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Saturday, April 1, 2023

We lacked experience on tour, says Willem Alberts as Lions return home

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Johannesburg — You’d have to travel back to 2007 to log the professional debut of Willem Alberts and based on recent outings, the now 38-year-old still has a bit more mileage to expend on the rugby field.

The former Springbok loose-forward might have moved into the second-row for the Lions this season, but the trademark runs remain, while the crunching tackles that earned him the nickname of the Bone Collector, still notches up a victim or two.

Alberts is in the twilight of his career and there is no illusion about that. So, while he recently enjoyed playing all four matches for the Joburgers during their now completed tour of Europe, he has a full appreciation of the facts.

“Personally, touring for four weeks and playing was awesome.

“My body is feeling good and it was great to be on tour. You never know when it is your last tour, so you must always tour like it is your last.

“We had a lot of fun off the field and I tried to play hard. Although all the results did not go our way, it was overall a good tour.”

Alberts must recent match was this past weekend in the 43-24 United Rugby Championship (URC) loss to Connacht in Galway, but the burly No 4 also played in the EPCR Challenge Cup victory over the Dragons and the previous loss to Stade Francais in Paris. Before that, he sat on the bench during the first tour match against Munster in the URC and came on for the final 35 minutes during that 33-3 loss.

Despite a record of three losses on this tour, Alberts insists that the Lions will glean valuable lessons from their travels and travails.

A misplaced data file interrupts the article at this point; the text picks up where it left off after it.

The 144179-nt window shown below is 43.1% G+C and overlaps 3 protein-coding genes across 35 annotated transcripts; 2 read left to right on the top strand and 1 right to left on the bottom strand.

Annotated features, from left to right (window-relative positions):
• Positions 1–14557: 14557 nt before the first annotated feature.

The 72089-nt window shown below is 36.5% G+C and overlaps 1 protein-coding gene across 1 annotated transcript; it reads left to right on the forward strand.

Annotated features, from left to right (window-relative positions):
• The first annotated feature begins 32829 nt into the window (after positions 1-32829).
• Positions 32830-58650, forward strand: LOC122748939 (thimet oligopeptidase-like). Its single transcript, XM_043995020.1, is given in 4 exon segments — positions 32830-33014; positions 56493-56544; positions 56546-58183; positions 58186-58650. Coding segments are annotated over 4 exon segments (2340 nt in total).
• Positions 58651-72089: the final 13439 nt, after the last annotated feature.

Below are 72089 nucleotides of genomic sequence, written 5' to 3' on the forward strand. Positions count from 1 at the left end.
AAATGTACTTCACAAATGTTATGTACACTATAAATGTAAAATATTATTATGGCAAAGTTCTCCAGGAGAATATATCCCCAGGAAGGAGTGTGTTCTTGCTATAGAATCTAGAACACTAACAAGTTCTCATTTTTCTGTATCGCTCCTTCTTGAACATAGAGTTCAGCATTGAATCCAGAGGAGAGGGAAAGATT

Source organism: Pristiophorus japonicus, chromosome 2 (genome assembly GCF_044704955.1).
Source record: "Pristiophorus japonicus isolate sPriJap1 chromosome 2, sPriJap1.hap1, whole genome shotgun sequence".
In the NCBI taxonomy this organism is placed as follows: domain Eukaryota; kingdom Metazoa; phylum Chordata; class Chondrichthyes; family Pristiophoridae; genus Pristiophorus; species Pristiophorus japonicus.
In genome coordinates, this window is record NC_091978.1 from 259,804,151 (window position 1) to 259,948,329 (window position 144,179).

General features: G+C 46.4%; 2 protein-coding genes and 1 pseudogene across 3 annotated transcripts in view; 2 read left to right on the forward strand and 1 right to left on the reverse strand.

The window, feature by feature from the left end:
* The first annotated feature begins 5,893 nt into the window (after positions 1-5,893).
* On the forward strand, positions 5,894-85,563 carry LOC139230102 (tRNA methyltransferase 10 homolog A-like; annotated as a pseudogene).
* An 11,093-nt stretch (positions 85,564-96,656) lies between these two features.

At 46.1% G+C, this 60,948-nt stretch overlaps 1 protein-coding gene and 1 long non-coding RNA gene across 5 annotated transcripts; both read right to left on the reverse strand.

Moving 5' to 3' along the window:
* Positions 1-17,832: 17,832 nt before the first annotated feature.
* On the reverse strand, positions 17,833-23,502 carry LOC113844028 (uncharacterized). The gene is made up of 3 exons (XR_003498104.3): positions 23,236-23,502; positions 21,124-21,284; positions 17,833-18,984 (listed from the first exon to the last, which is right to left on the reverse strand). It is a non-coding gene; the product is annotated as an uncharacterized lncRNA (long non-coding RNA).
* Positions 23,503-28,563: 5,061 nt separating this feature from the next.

“We didn’t have enough experience on tour,” Alberts said.

“There are still a lot of young guys and the players and coaching staff are still new to the European conditions. It is something to learn from. We hope to be better next time.

“The biggest lesson we can take is that you must be able to play good rugby week after week; you must be able to adapt to the conditions in both training and when playing. We were training on synthetic pitches and playing on them, so we must adapt to that better.”

That ability to adapt and learn has yet to be mastered. Although the Lions have improved in recent weeks, they still commit the same errors – a fact that opposing teams have become wise to. Much like in the Munster game, Connacht used that knowledge to expose the fragile under-belly of the tourists.

“The weather wasn’t that bad, so it made for a good game of rugby,” Alberts said of the Connacht game.

“There was a bit of speed in the game. Obviously, we were expecting a fast game from them.

“They run very good lines, and they play with speed because they feel like they are smaller than the South African teams. They use that to their advantage by playing quicker.

“They did their homework on us and they played in the right areas of the field. They kept the ball better than us and that put us under pressure.”

Albert, and his teammates, will have returned to the country by Tuesday, and will now enjoy the rest of the week off as the Six Nations takes centre stage in Europe. They have no match commitments this weekend and will resume training next week Monday.

Their next United Rugby Championship clash is against the Sharks at Emirates Airline Park in mid-February.


IOL Sport

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